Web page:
Launching the Beta Program for our Remembering WWI App

Today we’re launching the public beta program for the Remembering WWI iPad app, which puts newly digitized primary source materials into the hands of teachers and museum professionals nationwide. The app is a product of a two-year collaboration among the National Archives, the Library of Congress, the Smithsonian Institution, the National WWI Museum, and others, all working toward the goal of connecting teachers, students and history enthusiasts to primary sources in interesting new ways.

I’ve written a few times about the moving and still images related to World War I and II that have been part of a large scale digitization effort at NARA over the last few years. In addition to the digitization of these rarely-seen photographs and moving images, this app is part of a long-term community engagement plan to connect with existing and new audiences for NARA. On our NARAtions blog, the team has shared how we’ve taken a user-centered design approach to one of our first cross-unit productions, and opened up our collections to free and creative reuse.

We welcome your participation and feedback in this beta program for the Remembering WWI app. The best way to get involved is to join the conversation on the History Hub, where you can learn about downloading the beta app, participate in user experience research, and share your feedback and ideas to help inform changes to the app before being promoted in schools and museums in February 2017.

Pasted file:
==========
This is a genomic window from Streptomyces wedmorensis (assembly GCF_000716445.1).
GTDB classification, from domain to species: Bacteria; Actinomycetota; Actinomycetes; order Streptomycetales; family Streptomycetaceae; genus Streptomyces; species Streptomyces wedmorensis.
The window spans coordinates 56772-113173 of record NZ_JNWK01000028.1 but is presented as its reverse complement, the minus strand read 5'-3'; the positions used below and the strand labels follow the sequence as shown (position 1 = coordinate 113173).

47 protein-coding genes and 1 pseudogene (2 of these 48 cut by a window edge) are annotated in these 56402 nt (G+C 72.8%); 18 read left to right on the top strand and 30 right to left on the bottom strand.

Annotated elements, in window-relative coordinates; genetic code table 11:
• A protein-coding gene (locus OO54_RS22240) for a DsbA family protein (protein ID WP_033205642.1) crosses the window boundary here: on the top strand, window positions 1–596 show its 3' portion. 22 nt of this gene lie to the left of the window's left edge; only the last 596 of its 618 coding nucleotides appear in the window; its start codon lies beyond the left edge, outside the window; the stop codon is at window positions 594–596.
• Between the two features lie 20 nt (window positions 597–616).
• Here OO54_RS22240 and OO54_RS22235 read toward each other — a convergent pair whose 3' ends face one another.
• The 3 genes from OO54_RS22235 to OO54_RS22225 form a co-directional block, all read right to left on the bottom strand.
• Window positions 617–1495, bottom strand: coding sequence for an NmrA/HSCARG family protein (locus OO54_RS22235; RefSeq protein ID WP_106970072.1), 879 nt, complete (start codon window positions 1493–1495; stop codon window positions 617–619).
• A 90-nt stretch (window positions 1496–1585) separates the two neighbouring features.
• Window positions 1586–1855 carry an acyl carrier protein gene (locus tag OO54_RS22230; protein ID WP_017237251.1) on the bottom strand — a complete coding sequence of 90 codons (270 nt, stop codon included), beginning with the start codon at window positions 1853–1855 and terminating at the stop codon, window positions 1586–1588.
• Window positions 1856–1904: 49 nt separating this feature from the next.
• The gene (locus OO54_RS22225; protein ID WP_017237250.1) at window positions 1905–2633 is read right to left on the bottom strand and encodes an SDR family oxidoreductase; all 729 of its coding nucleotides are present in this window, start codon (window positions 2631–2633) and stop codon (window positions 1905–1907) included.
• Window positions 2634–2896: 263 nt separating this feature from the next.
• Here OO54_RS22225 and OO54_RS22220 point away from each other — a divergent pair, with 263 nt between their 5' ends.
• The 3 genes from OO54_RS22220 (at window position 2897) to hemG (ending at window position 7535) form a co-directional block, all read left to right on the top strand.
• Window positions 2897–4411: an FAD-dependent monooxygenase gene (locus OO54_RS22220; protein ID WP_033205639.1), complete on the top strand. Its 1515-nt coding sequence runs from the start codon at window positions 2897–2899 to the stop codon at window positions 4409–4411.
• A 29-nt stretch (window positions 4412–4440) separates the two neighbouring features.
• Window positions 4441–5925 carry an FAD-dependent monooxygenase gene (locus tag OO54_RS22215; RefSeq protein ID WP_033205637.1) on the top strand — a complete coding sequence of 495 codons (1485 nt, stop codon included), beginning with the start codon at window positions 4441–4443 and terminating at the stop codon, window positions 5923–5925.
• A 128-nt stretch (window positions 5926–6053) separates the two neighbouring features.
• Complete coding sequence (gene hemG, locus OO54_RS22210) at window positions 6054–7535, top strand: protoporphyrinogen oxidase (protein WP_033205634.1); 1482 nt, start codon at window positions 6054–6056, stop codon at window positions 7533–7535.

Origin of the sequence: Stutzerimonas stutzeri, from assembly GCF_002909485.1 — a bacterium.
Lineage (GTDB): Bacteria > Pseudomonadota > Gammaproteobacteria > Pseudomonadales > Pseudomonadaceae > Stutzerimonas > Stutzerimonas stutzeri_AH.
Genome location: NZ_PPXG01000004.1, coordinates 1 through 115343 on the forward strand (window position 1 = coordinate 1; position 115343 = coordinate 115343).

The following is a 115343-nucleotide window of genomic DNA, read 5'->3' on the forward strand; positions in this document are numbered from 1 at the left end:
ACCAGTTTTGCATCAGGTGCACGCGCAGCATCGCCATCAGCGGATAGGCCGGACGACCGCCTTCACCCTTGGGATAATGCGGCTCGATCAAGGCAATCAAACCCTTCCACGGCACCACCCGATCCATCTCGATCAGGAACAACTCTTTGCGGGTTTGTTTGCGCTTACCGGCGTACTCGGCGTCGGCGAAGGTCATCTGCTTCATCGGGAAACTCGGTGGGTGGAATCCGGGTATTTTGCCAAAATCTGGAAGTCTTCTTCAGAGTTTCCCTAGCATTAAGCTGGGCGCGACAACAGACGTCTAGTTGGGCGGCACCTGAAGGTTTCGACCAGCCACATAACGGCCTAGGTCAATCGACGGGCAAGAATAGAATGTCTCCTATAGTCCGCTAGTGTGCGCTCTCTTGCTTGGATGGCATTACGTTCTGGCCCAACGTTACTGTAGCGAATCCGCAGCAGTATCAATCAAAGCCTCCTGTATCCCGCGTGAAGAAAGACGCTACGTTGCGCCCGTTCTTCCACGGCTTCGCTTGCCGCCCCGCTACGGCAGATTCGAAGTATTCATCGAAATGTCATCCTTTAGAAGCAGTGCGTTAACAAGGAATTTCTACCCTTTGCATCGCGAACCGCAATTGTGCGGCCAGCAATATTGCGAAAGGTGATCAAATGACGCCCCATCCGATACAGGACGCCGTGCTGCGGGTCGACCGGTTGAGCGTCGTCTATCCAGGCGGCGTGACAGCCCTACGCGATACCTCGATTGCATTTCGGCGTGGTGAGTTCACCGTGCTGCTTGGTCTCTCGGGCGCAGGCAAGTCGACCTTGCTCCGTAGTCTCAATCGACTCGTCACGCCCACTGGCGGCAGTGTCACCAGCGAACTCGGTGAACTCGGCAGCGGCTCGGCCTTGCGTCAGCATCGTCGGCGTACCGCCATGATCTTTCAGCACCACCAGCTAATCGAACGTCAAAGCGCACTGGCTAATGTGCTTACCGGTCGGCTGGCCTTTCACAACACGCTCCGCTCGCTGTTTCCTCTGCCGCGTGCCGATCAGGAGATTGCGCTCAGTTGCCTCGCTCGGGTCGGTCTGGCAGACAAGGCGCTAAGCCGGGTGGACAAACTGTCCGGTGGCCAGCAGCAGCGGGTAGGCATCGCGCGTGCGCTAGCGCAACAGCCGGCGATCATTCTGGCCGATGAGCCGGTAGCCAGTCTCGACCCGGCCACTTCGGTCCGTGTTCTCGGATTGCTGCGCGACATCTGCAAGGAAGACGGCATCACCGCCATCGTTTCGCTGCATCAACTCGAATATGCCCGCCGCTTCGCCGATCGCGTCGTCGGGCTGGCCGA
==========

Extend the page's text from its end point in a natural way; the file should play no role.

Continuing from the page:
WWI app screenshot 1

The app features a geographical interface that allows users to explore the archive, but also provides special resources for teachers and curators using the app.

WWI app screenshot 2

The geographical interface makes it easy to connect to content that is relevant to your own communities.

WWI app screenshot 3

WWI films have been broken into short segments based on theme and location, so that you can explore WWI moving images in an entirely new way. There are always links back to the catalog so you can view the film in its entirety.

WWI app screenshot 4

You can also view collections based on a number of diverse themes and locations, and also create your own collections from primary source materials based on subjects you may be studying or want to highlight.

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We want to hear from you! NARA’s Open Government Plan 2016-2018

I am proud to announce the publication of our fourth Open Government Plan. To get started, check out the Executive Summary, which provides an overview of the commitments the agency is making to make the National Archives and the Federal government more open over the next two years.

Open Government Plan on Github

We want to hear from you! This plan is a living document and we will update it over time based on the feedback we receive.